Homeowners along the Rio Grande have started to receive letters from the Justice Department, seeking to claim their land under eminent domain, paving the way for a border wall championed by President Donald Trump that does not have fans on the ground or in Washington D.C, News Radio 1200 WOAI reports.
“He wants to take money from programs that Texans actually need, and use it to hire 20 new lawyers," Congressman Henry Cuellar tells Newsradio 1200 WOAI. "Those lawyers’ entire jobs will be to take private property away from American landowners on the border, so the President can build his arbitrary border wall."
Plans to erect a border wall are part of the budget plan rolled out this week by the White House. It includes $4.1 billion through next year for construction. "The request would fund efforts to plan, design, and construct a physical wall along the southern border, and make other critical investments in tactical border infrastructure and technology," according to a statement from the Department of Homeland Security. "The request also proposes funding to increase immigration detention capacity, which is necessary to ensure the removal of illegal aliens from the United States."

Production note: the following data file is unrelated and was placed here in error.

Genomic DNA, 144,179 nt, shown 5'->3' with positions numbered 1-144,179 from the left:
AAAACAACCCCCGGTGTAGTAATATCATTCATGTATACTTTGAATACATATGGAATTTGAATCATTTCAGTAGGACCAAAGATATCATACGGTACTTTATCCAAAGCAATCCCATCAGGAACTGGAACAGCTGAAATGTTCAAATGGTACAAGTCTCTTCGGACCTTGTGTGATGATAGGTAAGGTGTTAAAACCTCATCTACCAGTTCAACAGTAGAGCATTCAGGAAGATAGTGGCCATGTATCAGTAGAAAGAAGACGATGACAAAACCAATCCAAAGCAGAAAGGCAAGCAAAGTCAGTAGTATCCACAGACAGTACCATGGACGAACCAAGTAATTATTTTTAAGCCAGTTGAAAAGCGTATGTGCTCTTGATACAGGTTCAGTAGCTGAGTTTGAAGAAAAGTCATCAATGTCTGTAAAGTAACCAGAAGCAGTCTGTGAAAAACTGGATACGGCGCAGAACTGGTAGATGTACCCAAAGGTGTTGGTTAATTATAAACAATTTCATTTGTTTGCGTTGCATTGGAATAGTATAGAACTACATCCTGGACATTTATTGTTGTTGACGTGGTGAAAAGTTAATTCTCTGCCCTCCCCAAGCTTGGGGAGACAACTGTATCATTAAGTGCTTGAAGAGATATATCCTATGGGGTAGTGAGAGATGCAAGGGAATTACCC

The department, in plans to contractors, says the wall will be 30 feet tall and made entirely of concrete. That's drawing worry from environmental groups, who have concerns on how it will affect land along the Rio Grande.
Joe Nicol of the Sierra Club tells Newsradio 1200 WOAI, the wall in its current form is a dam that's not being called a dam. In flood plains, he says, it would stop water from draining back into the river.
"You are deflecting water that would be spreading out, making flooding worse," he explains.The Texas Border Coalition is less worried about the environmental impacts and more worried the wall won’t stop the problem.
Chairman J.D. Salinas said in a statement that they want more boots on the ground, including 5,000 new customs agents.
“The president should also recognize the greatest threat to border security are the international drug cartels who smuggle most of their heroin and methamphetamine through the legal border crossings. We must improve the infrastructure, technology and communications at legal border crossings used by Customs agents to stop drug trafficking and facilitate legitimate trade and travel."